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How do I Treat a Shingles Rash?

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  • Written By: Dorothy Bland
  • Edited By: C. Wilborn
  • Last Modified Date: 01 November 2016
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    Conjecture Corporation
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Shingles, a condition caused by the herpes zoster virus, is a skin inflammation that causes painful pus-filled bumps that can appear as a band on one location of the body. A shingles rash can cause extreme pain and make even the smallest task uncomfortable. To manage the pain and get immediate relief, a number of shingles treatments can be used, including antiviral medications and corticosteroids.

The virus that causes chickenpox is also responsible for shingles. Once exposed to chickenpox, the virus never leaves the body, instead remaining dormant in the nerve cells. For most individuals, the immune system is strong enough to keep the virus contained; however, age, stress, surgery, or a suppressed immune system may allow the virus to become active.

Antiviral medications are likely to be prescribed for those with compromised immune systems in order to speed up the recovery process. When taken within a few days of a shingles rash, antivirals can help manage the pain and prevent an outbreak from becoming more severe. To treat shingles, these drugs must be taken orally or intravenously.

Over-the-counter pain medications or prescription narcotics may be recommended to relive the stinging pain associated with shingles. Numbing agents and cold compresses can also help. When applied directly to the rash, these treatments can help to reduce the swelling and irritation. To soothe the itch, calamine lotion can also be used.

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For severe pain management and treatment of a shingles rash involving the eyes or face, corticosteroid injections can be added to the treatment regimen. Corticosteroids can cause a number of serious side effects, including vision problems, mood changes, and meningitis. Due to the dangers associated with these side effects and the drug's ability to further compromise the immune system, this medication is not often used to treat a shingles rash in older adults.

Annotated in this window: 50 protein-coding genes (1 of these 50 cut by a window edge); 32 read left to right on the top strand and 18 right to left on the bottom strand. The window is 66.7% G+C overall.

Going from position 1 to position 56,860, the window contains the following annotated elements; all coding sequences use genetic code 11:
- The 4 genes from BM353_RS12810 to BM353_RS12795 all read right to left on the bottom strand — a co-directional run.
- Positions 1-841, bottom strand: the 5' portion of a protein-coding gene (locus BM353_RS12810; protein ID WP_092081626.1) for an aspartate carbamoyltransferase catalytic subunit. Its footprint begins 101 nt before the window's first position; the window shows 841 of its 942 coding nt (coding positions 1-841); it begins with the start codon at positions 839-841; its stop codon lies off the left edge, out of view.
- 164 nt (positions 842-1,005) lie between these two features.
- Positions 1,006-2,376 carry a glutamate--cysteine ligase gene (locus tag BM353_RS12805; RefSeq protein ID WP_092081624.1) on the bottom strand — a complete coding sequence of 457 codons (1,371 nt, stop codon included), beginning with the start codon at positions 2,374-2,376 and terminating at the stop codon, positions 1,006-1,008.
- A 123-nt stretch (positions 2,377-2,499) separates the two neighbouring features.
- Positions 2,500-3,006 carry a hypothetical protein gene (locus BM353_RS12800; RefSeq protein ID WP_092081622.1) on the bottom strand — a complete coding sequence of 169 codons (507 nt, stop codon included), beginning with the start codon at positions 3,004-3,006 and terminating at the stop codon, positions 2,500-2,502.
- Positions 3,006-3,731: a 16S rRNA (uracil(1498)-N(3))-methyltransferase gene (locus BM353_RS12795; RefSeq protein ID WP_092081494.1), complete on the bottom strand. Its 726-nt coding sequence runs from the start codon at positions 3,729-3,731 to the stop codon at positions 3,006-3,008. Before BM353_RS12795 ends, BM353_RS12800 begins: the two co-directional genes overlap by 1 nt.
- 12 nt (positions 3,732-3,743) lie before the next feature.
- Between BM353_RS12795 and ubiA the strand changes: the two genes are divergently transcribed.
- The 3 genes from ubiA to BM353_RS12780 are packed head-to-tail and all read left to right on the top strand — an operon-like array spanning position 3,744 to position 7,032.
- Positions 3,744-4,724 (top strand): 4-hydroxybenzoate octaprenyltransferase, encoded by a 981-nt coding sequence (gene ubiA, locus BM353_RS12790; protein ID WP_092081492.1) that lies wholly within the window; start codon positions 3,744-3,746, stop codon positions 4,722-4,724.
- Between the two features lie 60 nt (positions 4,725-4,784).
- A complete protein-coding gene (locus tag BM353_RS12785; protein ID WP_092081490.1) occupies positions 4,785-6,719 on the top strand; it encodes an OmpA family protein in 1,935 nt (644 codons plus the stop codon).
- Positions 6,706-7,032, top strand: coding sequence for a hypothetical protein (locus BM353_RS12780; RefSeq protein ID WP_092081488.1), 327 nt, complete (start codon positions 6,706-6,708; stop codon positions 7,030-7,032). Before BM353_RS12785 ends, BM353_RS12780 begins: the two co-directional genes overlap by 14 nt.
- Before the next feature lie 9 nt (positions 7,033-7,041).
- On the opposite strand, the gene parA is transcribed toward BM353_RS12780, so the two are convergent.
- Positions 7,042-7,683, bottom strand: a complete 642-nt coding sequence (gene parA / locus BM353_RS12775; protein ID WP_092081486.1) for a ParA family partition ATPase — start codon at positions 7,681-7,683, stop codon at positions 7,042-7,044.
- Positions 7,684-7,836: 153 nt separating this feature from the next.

Perhaps the most important part of treating of a shingles rash is keeping the area from becoming infected. If bacteria gets into the area, further inflammation and pain can occur. Keep the area clean by washing it with soap and water.

Antibacterial creams can be applied directly to the area to prevent bacterial infections. Thoroughly wash the hands before and after touching the rash and trim the nails to help prevent bacteria from getting caught under long fingernails and introduced to the area. Avoid scratching the rash, disinfect all surfaces after touching them, and launder bedding and clothing exposed to the virus.

People over age 60 can also make use of the shingles vaccine as a preventative treatment. Individuals who receive the vaccine are less likely to develop shingles. For those that do, the severity and duration of the outbreak is usually shorter.

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Ocelot60
Post 2

I had shingles several years ago, and what helped me deal with the comfort was cold compresses. Using them seemed to ease the pain and also reduced my urge to scratch the rash covered areas.

Talentryto
Post 1

There isn't much you can really do to treat a shingles rash, so the best treatment is getting plenty of rest until you heal.

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